Local Interest

The peppers were harvested weeks ago from a small research plot at the Panhandle Center where a type of fabric mulch is being tested for potential use in USDA certified organic produce fields.

During the off season, researchers are checking to see what becomes of the biodegradable mulch, an experimental product from 3M that is being tested to see if it is suitable for USDA-certified organic vegetable production.

Last spring, six rows of peppers were planted through 3-foot-wide strips of mulch. Two different types of mulch, one black and the other white, are being tested. Recently, workers were busy in the plot setting up six different treatment regimens for the harvested plots, to see if the fabric mulch will disintegrate differently under different conditions.

      Ranchers who want to reduce calf loss at calving and to learn how to properly assist cows at calving should plan to attend “Assisting the Beef Cow at Calving” programs at six locations in December, with Dr. Robert Mortimer, a nationally known veterinarian from Colorado State University.

      Dr. Mortimer will discuss handling calving difficulty, with emphasis on decision making and the hows and whys of techniques for providing assistance.

      Dr. Mortimer developed a program strongly emphasizing hands-on experience in calving management and produced a video with Elanco and Beef Today on “How to Save More Calves at Calving.”

Jim Schild and Gary Stone, Extension Educators, Scotts Bluff County

The single biggest use of water in the average western Nebraska household is irrigating the Kentucky bluegrass lawn.

But there are two alternative turfs that allow homeowners to manage water more efficiently: tall fescue, a cool-season grass, and buffalograss, a warm-season grass. Each has advantages and disadvantages.

Tall fescue can use more water than bluegrass, but its advantage is a deep, extensive root system, which can extend as deep as 2 ½ to 3 feet in western Nebraska soils. The effective rooting depth for Kentucky bluegrass is 6 to 8 inches.

By Jim Schild and Gary Stone, Extension Educators, UNL Panhandle Research and Extension Center

Fertilizing a turf grass lawn is a lot more than just buying a bag of fertilizer and spreading it all in the spring.

There are several decisions to make. One is how much fertilizer to apply; another is when to apply it. And spring is not the best time to apply most of the year's fertilizer.

The goal of a good fertilizer program is to keep growth at a minimum while maintaining a good, thick, dense, well-colored lawn. To reach the goal, at least two-thirds of the fertilizer should be applied during the fall to thicken the turf and help the grass recover after the summer stress.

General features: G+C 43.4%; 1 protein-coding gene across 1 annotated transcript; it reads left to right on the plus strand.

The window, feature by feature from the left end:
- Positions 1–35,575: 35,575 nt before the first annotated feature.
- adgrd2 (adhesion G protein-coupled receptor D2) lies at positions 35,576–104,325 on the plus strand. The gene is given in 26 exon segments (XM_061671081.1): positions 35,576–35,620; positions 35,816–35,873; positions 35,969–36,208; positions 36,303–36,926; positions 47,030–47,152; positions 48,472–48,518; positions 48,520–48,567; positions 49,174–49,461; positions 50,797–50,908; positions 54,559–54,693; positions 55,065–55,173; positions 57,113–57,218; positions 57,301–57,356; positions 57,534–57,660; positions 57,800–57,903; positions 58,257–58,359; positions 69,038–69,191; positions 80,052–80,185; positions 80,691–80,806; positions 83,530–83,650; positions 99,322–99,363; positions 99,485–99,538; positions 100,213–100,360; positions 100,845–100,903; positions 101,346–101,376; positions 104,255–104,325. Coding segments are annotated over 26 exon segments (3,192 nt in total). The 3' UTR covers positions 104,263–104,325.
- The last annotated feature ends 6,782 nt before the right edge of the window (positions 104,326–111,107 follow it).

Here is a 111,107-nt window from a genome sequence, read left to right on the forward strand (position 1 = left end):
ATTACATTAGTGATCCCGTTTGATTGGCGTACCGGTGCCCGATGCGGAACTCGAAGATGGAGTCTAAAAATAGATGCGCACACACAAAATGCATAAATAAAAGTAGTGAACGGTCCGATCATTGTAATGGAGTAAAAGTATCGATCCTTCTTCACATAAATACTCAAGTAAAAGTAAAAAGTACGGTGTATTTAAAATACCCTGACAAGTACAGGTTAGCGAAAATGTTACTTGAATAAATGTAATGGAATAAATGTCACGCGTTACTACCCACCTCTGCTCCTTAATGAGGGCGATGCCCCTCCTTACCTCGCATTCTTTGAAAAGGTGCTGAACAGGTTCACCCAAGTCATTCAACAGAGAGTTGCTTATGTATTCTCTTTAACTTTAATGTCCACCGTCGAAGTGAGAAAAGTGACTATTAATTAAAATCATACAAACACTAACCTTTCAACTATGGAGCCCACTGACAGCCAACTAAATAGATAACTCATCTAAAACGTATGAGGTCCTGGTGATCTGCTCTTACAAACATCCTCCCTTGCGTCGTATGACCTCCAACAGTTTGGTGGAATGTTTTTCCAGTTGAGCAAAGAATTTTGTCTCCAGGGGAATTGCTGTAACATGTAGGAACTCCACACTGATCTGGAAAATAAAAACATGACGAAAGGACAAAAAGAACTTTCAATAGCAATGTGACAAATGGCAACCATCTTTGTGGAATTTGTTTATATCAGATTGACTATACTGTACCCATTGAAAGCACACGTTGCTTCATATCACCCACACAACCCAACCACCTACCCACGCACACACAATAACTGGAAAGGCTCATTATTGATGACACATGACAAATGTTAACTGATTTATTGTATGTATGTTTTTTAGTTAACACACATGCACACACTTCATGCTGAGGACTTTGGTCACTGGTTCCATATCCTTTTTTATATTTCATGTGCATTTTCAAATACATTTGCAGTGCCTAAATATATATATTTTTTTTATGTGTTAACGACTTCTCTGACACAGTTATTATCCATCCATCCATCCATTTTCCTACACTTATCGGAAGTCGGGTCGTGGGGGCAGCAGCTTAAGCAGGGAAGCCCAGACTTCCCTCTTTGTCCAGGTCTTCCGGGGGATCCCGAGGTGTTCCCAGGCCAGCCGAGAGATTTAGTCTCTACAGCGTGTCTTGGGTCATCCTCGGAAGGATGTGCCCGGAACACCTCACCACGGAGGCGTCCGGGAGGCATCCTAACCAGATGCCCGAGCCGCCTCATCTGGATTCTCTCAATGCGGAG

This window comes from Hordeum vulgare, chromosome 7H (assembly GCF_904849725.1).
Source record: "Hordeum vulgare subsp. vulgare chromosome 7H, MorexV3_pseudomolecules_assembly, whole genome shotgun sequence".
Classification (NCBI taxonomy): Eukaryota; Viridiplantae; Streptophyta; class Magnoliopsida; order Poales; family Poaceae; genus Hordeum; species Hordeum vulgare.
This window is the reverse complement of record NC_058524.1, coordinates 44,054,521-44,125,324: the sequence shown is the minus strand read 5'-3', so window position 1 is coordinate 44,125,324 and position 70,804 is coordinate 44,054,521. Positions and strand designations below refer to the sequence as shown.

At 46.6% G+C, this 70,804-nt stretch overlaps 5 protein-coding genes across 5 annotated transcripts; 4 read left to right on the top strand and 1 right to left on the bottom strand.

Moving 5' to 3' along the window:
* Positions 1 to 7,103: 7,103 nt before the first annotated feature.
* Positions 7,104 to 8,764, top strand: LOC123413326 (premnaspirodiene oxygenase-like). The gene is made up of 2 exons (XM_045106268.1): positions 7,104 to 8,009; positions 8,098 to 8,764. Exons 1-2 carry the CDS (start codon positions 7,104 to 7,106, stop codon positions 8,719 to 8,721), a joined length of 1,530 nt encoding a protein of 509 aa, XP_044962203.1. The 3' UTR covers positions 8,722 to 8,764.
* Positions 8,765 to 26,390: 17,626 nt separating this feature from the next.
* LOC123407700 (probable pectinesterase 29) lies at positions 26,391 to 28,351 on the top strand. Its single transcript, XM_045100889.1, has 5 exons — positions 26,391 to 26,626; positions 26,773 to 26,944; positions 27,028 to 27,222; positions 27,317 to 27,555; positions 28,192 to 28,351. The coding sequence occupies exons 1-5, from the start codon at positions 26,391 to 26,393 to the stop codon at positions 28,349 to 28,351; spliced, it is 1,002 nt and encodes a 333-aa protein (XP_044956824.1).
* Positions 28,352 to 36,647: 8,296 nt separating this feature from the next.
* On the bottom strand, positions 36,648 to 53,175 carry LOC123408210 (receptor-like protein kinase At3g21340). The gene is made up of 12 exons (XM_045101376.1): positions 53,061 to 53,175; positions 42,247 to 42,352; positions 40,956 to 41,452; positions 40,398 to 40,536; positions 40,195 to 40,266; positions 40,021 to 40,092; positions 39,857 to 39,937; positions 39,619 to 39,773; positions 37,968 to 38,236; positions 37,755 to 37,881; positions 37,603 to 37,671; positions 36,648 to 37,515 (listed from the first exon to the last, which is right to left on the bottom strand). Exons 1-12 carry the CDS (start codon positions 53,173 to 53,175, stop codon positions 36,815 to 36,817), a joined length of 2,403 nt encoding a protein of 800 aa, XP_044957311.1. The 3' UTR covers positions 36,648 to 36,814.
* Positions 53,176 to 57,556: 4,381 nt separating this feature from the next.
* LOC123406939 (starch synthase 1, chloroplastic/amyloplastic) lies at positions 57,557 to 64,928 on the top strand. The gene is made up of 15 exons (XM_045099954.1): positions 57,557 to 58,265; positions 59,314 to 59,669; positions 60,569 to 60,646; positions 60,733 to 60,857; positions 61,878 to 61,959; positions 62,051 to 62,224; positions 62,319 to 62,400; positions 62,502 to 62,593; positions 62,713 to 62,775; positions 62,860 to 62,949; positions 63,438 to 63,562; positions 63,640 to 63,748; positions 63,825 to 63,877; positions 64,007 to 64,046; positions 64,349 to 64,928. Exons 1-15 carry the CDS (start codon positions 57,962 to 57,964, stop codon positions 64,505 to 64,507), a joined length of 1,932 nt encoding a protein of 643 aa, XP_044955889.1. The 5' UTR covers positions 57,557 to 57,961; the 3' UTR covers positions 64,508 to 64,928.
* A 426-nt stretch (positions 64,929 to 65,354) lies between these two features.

Jackie Guzman, Extension Educator
Scotts Bluff County

Now that children are home from school on summer break, parents can spend the next three months just keeping them busy, or else they can seize an opportunity to build a stronger family and maybe create new traditions.

Many families have their own traditions. As long as I can remember, every December my family’s tradition has been to make tamales together – a very labor intensive process.  Regardless, we all look forward to our annual family gathering.

        If civilization is to survive, we must cultivate the science of human relationships-the ability of all people, of all kinds, to live together, in the same world at peace. – Franklin D. Roosevelt

        The first step to cultivate human relationships starts at home. Children tend to exhibit the behaviors and attitudes that they observe at home.

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Faculty Spotlight: Leslie Johnson

September 13, 2021
Meet Leslie Johnson, Nebraska Extension educator in the area of animal manure management.

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Dry edible bean harvest underway in the Panhandle

September 13, 2021
This season's dry edible bean harvest in underway in the tre0state region of the Nebraska Panhandle, southwest Nebraska, eastern Wyoming, and northeastern Colorado. The overall crop in the region looks very good, despite severe weather and some hail earlier in the year across the growing region. Average yield is expected to be around 2,400 pounds or approximately 40 bushels per acre.

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Returning to the Farm workshop set for Dec. 10, 11

September 8, 2021

Lincoln, Neb. —The University of Nebraska-Lincoln's Center for Agricultural Profitability and Nebraska Extension will present Returning to the Farm, and workshop series for families who are in the transition process of bringing members back to the farm. It will begin with a two-day workshop for multi-generational families on Dec. 10 and 11 in Columbus.  

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Backyard Farmer to film season finale with live audience Sept. 1

September 2, 2021

Lincoln, Neb. —The Backyard Farmer panel will hold a Q&A session with a live audience Sept. 1 beginning at 5 p.m. in the Backyard Farmer Garden on the UNiversity of Nebraska-Lincoln East Campus. The session will last for about 45 minutes before the filming of the Backyard Farmer season finale. Chairs will be available for the live audience. 

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